In America, shoes are often used to make a statement. In Sex and the City, Carrie Bradshaw shelled out hundreds of dollars for the newest Jimmy Choo’s and Manolo Blahnik’s, while schoolchildren beg their parents for the hippest new “kicks” on the shelf.
In other parts of the world, however, shoes aren’t a fashion statement; they’re a rare commodity. And while here in North America, the concept of life without shoes may not seem like a crisis, the reality is far grimmer.
In Nairobi, Kenya, few children are lucky enough to own shoes. Those who do are forced to cut apart the material to accommodate their growing feet. Children run around barefoot, or in cut-apart shoes with their toes exposed. This leaves their feet cut and scraped, inviting infections that could keep these children out of school, or worse. While in America children get new shoes every few months, in Kenya, children might have the same pair of shoes for years … if they’re lucky. Seeing this, Kenton Lee had an idea:
“Wouldn’t it be nice if there was a pair of shoes that could adjust and expand their size? A pair of shoes that could grow?” he told Seattle-based Fox 12.
Lee was working and living in Kenya at the time, and realized he was onto something. So he did what most innovators do – he pitched the idea to several companies.
He was rejected each and every time.
However, the sight of those children running around barefoot haunted Lee, and helped him persevere past the constant rejections. It led him to Gary Pitman, a man who made a career at Nike and Adidas turning design sketches into functional products. Knowing he had nothing to lose, Lee pitched his idea to Pitman and hoped for the best.
Pitman fell in love.
“How many times do you get to do something that changes the world?” he told Fox 12.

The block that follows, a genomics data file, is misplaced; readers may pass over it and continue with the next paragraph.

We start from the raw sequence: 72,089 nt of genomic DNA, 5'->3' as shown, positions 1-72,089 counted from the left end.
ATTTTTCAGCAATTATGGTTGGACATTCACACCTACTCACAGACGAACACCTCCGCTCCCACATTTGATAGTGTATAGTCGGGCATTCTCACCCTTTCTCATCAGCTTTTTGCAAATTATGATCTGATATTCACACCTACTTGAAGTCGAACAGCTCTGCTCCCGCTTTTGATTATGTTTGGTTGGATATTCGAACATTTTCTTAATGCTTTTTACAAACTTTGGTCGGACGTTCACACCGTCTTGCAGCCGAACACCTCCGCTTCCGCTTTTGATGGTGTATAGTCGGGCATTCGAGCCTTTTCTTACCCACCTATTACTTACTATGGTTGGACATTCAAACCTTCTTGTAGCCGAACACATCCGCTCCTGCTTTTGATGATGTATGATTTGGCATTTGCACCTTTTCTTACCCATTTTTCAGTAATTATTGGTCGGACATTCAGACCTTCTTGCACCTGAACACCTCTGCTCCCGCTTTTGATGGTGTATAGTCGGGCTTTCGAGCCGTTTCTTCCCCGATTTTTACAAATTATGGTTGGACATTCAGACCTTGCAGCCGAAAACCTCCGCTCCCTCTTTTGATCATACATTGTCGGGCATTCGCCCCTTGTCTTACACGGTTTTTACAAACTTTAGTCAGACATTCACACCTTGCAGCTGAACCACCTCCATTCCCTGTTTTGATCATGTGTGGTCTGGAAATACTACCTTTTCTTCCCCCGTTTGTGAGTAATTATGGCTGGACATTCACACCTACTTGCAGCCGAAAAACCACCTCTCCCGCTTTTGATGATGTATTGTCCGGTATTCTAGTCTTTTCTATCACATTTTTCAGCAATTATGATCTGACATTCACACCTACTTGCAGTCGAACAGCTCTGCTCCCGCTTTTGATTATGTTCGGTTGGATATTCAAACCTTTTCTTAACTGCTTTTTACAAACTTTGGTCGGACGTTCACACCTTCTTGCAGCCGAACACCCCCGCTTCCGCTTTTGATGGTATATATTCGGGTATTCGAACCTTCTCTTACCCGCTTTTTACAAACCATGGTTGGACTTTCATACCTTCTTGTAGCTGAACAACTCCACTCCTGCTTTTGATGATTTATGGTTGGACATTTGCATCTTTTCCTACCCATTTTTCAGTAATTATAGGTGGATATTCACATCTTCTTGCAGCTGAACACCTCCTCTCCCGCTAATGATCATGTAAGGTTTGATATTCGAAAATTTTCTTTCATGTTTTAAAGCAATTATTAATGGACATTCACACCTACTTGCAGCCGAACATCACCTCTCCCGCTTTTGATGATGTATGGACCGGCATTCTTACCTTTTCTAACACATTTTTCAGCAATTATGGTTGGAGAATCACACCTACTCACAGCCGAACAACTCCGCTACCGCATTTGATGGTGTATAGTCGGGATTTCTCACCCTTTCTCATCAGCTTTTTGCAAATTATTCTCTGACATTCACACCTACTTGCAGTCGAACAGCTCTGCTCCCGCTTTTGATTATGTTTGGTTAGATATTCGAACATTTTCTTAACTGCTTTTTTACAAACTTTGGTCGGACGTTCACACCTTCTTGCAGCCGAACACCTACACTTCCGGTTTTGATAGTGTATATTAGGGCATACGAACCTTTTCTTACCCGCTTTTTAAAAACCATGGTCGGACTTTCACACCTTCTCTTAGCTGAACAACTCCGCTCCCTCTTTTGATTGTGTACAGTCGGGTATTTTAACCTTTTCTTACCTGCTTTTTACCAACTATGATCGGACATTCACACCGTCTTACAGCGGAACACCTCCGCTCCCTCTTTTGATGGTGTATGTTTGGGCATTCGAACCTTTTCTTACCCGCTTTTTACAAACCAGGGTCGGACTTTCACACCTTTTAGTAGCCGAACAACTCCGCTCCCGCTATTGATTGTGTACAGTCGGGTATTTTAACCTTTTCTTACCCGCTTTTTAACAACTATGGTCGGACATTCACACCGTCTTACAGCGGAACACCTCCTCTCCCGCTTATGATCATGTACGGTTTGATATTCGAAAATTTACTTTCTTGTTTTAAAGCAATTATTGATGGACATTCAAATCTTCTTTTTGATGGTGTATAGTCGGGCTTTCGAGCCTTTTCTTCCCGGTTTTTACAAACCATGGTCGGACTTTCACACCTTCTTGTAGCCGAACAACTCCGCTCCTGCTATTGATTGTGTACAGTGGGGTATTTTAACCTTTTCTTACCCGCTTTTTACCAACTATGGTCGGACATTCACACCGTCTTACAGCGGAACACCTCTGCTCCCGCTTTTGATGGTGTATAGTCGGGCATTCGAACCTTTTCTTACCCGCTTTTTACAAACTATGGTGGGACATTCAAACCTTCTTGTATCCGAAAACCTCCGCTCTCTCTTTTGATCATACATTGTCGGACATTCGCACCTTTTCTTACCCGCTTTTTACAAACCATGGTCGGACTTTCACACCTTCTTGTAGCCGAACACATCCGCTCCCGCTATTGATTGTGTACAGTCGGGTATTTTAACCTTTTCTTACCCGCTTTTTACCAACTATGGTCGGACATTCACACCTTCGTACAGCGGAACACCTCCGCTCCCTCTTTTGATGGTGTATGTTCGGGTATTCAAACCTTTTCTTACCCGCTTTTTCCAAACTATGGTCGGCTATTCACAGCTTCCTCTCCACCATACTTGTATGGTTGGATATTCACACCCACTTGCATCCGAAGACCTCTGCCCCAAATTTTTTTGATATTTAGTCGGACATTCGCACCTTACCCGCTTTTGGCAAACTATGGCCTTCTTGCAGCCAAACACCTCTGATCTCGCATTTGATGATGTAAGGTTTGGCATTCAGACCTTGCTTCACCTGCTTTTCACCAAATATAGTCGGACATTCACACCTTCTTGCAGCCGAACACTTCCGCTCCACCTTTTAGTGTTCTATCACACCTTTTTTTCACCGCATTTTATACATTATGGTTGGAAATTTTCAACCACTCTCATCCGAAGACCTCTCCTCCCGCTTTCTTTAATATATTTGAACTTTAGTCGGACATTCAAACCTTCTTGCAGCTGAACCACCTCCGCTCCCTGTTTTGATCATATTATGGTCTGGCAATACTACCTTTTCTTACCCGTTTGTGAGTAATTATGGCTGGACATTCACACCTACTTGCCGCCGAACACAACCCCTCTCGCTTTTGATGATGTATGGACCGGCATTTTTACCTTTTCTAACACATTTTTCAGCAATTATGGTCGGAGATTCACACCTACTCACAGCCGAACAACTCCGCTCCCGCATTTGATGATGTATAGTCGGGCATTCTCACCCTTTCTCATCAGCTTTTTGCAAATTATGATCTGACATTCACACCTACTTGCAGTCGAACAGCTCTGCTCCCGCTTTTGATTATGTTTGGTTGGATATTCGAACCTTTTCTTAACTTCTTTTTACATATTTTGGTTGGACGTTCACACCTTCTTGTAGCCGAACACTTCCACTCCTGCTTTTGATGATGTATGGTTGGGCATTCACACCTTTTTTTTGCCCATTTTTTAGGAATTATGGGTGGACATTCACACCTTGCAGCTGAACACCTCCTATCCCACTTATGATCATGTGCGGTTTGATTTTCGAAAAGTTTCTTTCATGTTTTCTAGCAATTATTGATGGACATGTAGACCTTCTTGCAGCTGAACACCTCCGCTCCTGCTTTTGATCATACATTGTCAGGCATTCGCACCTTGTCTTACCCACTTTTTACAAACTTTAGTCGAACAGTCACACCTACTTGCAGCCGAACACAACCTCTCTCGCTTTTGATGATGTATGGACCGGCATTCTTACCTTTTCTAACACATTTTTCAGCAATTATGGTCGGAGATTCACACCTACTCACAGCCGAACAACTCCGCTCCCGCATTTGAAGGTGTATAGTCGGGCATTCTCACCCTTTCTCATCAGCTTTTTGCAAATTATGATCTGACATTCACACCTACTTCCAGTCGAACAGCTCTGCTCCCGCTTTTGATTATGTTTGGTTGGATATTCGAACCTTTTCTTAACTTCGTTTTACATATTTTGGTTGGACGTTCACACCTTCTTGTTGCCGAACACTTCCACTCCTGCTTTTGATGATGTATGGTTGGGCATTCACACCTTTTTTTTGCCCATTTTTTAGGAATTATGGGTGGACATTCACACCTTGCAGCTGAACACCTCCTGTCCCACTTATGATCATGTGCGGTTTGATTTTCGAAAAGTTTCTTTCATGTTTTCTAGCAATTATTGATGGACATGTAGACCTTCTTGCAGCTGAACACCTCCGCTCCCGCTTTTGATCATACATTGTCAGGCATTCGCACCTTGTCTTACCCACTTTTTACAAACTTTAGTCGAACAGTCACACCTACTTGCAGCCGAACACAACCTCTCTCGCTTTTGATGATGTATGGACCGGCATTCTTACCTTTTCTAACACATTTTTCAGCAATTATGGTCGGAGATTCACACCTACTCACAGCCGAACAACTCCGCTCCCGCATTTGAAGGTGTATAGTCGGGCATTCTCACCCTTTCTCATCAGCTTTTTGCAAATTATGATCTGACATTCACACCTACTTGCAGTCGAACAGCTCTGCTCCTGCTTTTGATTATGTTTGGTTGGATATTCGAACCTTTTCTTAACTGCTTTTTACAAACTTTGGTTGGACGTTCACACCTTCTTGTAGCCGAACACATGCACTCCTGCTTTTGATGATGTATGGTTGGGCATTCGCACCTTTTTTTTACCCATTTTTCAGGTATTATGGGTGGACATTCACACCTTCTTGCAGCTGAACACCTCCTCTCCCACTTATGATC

What once was just a kernel of an idea in the mind of a visionary began to take the necessary steps toward realization. This included building prototypes and 3D printings.
The end result was something far more valuable than any Choo or Air Jordan. With Lee’s imagination and Pitman’s skill set, a new shoe was born, one that grows along with the foot of a child.
The growing shoe expands in three areas. There are snaps on the side to adjust the width, a buckle on the back to ensure a tight heel fit, and snaps on the top that allow the sole to expand to up to five sizes. As a result, the shoe can last a growing child for up to five years.
Lee created a non-profit organization – Because International – to support his goal of bringing his shoes to 3rd-world populations. He focused originally on Kenya, but has since looked to expand to Nicaragua, Vietnam, and other parts of the world. In fact, Because International is set to place its largest order to date: 5,000 pairs of the growing shoe.
Learn more about the Because International mission by viewing their video.